These eight competeces are cross-curricular, which means that teachers of all areas are responsible for the development of these 8 competences in the students. However, some subjects lend themselves better to some of the competences, and in fact, Royal Decree 1513 makes – in Annex 1— an outline of how the different areas can contribute to the development of the 8 cross-curricular competences. In the case of English, our Area contributes very strongly to the development of Competence number 1 (di cual es) and number 4 and 7 (di cuales son). The FL area also contributes to development of Competence number 5, number 6 and number 8 (dí cuales son).
But as I mentioned previously, the application or enforcement of LOE will be GRADUAL. It will be carried out in three years according to the Calendar established in Royal Decree 806/2006, of 30th June 2006:
The 1st cycle will start in the academic course 2007-2008. The 2nd cycle will start in the academic course 2008-2009, and the 3rd cycle will start in the academic course 2009-2010.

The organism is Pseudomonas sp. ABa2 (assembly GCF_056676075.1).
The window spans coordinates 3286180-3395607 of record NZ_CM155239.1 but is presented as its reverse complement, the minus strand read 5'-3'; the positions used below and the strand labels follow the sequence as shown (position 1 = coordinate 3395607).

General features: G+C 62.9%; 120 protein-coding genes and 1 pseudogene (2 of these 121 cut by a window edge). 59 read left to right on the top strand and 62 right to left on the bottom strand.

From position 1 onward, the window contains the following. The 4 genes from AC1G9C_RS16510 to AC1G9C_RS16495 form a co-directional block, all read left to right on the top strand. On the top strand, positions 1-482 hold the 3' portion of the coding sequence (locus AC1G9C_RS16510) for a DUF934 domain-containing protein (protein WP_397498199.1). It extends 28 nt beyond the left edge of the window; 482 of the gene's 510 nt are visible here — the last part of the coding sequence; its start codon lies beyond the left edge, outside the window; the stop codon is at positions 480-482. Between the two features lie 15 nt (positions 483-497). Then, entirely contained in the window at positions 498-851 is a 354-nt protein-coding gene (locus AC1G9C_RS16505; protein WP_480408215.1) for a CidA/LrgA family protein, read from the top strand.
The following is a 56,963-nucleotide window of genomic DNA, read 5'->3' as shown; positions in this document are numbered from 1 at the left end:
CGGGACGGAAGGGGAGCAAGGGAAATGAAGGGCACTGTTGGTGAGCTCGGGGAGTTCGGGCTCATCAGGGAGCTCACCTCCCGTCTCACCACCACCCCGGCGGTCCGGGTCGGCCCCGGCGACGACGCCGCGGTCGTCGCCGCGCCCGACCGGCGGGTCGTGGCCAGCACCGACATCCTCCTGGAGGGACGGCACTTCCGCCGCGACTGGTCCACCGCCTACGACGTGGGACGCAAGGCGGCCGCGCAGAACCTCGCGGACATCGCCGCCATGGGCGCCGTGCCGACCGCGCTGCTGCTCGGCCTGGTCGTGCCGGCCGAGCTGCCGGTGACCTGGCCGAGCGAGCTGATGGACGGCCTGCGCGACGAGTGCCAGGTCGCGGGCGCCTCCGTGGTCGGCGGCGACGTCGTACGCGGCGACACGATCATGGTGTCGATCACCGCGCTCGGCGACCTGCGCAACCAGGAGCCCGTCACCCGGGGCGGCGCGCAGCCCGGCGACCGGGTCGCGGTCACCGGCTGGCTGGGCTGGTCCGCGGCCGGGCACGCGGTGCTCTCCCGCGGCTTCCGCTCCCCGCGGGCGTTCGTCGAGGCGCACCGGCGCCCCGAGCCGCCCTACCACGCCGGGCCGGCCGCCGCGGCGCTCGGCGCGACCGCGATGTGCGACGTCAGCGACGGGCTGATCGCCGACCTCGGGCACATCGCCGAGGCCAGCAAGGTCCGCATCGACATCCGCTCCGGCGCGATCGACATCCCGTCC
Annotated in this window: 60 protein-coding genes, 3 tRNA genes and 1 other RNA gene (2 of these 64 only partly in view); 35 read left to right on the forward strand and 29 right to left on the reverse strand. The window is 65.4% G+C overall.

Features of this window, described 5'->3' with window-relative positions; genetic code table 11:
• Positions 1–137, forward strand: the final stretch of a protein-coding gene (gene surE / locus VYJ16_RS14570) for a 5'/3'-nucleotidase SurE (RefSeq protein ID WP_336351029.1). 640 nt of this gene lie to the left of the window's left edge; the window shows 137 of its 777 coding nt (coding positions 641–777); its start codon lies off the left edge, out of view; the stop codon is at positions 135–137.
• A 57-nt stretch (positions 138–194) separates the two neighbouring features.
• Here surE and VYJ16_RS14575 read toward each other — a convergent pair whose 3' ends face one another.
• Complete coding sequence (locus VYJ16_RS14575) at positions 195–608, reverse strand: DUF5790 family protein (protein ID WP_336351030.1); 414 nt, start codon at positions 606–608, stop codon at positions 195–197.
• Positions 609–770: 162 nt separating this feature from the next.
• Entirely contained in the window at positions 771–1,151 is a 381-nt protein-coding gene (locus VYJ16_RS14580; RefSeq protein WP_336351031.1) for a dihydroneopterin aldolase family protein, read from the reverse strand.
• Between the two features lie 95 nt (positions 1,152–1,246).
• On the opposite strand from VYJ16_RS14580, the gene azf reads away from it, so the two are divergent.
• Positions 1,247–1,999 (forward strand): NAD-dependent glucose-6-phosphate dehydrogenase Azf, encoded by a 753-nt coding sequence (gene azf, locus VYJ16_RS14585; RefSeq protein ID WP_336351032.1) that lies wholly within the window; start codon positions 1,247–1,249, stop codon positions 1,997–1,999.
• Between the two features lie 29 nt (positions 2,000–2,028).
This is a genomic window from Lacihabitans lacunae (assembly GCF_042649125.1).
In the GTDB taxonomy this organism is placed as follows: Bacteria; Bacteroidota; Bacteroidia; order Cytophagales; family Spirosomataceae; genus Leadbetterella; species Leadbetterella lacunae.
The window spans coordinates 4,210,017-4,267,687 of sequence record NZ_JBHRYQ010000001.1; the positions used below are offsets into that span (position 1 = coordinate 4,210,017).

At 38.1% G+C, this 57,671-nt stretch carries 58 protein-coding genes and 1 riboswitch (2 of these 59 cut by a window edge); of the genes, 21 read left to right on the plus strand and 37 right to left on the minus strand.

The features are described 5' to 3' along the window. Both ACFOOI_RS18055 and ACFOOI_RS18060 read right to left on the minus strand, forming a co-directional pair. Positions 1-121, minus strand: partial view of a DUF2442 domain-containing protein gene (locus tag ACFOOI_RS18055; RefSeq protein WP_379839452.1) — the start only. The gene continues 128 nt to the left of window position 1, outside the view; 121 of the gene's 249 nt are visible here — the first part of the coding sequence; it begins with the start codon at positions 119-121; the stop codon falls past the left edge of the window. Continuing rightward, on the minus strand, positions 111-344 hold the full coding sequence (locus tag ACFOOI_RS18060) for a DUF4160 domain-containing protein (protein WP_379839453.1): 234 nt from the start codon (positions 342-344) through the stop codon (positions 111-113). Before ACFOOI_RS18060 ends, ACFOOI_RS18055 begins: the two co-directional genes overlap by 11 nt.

Under our previous Education Law, LOGSE, the FL started to be taught in the 2nd cycle, so it was compulsory (obligatoria) in 4 of the 6 years: 3rd, 4th, 5th, and 6th. However, in our Autonomous Community, Madrid, English was taught in most schools in the 1st cycle of Primary Education, and sometimes even in Infant Education ????
The new Education Law, LOE, makes the study of a FL compulsory from year 1 of Primary Education.
We will now focus on the second part of the topic:
Aspects to be reflected in the School’s Educational Project and the School’s Curricular Project.
The FL Area cannot be considered as independent from the Educational Process carried out in Primary Education. It is an Area fully integrated in this process and it contributes to the whole education development of students through the achievement of a series of objectives and the promotion of certain capacities (capabilities) and attitudes which are vital for a child’s adequate socialisation and personal evolution.
To guarantee the coherence of the educational process in a given school, the whole school community must agree on a series of decisions taken in common. These decisions are reflected in three documents that every school must produce. They are:
The School Educational Project (known by its initials in Spanish, “PEC”)